I finally learned from his sister about their childhood, what they lost, and their father’s abuse. And I don’t want to say that his father was abusive because of the war, because that seems to absolve him of blame. But my father’s childhood was tragic in different ways. He suffered from malnutrition to the point that his stomach swelled. That was horrifying for me to think about. He had such a difficult, lonely childhood, and maybe it did mean he wasn’t able to show his love for us.

Yes, history still moves through us in these surprising ways. I think this connects to a lot of the things we’re talking about alongside the memoir-in-essay as a form. I observed throughout your book an arc of identity in how you uncover parts of yourself by diving into the gap between what you believed about your father and what you came to understand about him. That created such a strong tension because you construct yourself so much as your mother’s daughter in the beginning, but important parallels emerge between your life and your father’s. Did you have this dynamic in mind from the beginning, or did it emerge during the process?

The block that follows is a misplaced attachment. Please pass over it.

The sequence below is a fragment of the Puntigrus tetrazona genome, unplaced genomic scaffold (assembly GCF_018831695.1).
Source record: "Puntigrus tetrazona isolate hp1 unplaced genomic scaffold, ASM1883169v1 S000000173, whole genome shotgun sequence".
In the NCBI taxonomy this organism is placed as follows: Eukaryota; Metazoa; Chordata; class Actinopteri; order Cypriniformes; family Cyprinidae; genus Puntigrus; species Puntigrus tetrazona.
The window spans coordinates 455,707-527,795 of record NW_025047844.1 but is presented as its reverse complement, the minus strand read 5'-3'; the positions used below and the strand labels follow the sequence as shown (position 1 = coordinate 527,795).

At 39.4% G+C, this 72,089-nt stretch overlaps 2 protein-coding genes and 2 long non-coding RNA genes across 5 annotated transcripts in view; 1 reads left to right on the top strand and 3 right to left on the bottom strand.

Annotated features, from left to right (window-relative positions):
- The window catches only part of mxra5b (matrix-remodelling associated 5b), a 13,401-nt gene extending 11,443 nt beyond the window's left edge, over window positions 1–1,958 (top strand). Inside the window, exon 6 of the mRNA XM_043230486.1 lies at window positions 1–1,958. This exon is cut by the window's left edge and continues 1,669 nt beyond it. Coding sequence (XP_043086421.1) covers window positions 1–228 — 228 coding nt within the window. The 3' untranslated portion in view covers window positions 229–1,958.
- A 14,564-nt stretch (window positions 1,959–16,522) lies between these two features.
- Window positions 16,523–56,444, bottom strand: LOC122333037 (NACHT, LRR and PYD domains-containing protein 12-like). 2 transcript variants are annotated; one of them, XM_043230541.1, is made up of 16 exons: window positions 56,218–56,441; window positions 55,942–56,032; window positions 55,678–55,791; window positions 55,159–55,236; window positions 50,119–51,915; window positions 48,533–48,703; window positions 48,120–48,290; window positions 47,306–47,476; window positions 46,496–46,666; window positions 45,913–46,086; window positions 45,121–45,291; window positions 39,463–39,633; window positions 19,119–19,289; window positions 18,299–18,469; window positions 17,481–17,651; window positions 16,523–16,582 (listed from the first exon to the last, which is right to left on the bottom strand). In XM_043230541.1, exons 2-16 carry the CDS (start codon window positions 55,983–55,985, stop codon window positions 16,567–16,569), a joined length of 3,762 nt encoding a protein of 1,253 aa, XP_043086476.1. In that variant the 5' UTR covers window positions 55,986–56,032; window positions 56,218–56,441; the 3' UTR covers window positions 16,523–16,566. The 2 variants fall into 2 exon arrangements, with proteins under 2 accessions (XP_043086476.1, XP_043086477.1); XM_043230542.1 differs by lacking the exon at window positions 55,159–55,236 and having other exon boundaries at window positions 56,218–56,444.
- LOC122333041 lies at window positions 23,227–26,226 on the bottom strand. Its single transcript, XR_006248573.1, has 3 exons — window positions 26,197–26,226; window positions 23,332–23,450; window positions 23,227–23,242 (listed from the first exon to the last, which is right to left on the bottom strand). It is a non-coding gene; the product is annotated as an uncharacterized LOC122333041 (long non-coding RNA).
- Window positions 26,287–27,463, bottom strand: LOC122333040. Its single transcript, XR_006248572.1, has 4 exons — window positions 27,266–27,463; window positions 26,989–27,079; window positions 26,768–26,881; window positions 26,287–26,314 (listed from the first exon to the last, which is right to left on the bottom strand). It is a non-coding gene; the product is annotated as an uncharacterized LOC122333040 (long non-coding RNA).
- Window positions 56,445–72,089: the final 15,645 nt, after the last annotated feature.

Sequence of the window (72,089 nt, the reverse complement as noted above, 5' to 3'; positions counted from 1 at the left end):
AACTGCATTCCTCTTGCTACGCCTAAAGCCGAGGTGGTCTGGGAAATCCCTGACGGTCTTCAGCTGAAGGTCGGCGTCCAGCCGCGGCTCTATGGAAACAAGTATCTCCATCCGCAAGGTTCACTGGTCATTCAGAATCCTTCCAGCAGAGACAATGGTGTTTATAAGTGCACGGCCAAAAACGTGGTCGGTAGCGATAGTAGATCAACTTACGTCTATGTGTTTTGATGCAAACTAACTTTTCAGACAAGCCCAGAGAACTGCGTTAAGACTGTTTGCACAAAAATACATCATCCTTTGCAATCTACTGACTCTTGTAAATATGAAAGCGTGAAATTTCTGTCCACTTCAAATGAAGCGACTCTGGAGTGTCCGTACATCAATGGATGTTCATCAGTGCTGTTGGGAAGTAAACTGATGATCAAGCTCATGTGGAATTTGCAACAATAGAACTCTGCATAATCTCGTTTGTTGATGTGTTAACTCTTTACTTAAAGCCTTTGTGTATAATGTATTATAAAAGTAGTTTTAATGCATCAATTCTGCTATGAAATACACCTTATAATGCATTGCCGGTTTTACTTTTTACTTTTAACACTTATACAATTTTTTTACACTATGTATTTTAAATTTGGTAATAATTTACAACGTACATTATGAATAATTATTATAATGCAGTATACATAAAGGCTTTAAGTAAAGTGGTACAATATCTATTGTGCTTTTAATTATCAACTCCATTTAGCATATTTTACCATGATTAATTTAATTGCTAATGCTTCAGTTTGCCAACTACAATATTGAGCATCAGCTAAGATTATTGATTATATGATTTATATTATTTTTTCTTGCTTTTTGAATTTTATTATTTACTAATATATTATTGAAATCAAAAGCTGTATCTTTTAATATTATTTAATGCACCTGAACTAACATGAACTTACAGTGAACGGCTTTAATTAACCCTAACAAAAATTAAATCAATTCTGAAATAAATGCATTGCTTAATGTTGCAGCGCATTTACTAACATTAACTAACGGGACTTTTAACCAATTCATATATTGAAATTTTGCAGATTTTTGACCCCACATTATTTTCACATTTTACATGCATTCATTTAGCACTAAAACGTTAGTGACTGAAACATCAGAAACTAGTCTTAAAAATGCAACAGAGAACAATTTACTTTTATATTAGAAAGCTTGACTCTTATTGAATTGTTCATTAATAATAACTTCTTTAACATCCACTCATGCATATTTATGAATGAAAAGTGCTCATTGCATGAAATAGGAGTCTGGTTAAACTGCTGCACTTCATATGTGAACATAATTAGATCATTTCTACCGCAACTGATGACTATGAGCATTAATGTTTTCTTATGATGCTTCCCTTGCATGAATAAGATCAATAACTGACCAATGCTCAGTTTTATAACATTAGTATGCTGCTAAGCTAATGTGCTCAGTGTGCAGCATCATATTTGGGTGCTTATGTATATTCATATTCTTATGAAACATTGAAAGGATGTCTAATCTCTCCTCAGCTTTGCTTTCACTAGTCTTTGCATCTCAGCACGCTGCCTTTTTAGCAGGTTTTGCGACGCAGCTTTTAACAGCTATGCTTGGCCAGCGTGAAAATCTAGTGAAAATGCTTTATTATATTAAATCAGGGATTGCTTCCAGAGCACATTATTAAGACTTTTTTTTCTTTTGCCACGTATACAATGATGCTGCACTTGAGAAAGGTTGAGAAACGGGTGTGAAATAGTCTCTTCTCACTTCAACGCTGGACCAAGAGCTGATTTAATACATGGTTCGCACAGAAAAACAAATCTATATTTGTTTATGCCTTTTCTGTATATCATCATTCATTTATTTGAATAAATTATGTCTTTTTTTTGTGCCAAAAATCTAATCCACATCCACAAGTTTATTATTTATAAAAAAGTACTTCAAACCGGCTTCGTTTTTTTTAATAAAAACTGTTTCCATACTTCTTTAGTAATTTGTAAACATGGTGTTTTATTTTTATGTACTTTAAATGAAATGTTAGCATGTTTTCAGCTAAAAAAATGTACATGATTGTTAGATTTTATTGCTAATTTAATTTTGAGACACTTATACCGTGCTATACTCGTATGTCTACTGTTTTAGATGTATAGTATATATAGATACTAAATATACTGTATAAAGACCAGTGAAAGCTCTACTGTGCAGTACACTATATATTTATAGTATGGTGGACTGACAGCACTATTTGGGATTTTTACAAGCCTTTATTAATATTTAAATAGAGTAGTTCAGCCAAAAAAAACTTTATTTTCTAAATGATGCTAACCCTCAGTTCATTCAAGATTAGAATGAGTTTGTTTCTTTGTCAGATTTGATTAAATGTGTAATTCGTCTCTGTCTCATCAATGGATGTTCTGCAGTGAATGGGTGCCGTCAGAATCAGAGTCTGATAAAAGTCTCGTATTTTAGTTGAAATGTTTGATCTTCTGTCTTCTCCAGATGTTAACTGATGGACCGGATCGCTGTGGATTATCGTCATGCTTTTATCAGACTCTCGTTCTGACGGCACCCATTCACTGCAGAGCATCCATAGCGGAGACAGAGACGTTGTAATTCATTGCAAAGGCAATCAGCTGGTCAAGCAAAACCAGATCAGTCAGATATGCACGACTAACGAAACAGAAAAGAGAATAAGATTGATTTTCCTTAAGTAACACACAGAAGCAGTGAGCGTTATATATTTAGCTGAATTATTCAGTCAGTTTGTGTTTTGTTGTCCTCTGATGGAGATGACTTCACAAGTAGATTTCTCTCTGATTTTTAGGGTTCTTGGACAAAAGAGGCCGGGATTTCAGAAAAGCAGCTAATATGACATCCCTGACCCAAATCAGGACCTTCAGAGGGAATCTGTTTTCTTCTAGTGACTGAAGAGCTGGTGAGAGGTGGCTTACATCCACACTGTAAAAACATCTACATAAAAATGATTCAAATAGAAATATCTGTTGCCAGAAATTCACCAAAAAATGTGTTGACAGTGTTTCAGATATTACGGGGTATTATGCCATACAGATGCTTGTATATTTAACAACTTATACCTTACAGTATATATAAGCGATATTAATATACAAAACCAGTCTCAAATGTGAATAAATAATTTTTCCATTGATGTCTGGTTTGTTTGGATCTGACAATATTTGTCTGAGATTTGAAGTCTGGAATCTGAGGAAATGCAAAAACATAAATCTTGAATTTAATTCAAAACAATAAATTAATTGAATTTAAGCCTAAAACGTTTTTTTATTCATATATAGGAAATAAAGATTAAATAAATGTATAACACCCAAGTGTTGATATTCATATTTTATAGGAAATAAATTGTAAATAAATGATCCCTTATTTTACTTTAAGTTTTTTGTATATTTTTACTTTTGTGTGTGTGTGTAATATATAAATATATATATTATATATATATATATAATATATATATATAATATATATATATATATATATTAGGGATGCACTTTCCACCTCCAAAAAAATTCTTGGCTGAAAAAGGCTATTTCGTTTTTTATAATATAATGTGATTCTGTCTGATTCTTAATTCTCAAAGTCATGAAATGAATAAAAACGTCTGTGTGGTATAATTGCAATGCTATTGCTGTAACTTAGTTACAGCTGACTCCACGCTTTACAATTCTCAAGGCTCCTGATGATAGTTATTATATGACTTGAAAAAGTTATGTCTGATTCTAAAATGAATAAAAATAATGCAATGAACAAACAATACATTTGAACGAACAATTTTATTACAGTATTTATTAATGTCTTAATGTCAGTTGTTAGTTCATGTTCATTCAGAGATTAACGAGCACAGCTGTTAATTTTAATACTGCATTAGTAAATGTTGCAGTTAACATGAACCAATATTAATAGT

It wasn’t part of the plan, but it was inevitable. Researching my father, I had to look at myself. The quest to understand my father was so much about understanding why I felt the way I did. I looked hard at my own preconceptions and blind spots. There were ways, particularly with racism, that I was willfully obtuse. I did not want to believe that he had faced that much racism. That was so stupid because, of course, I face racism, and it had to have been worse for him, being of a different generation, being in America decades earlier, and having a thick accent. Not being born and raised in this country. It turned out that this quest to understand my father was one to understand myself. Yeah, I love that, the arc of identity.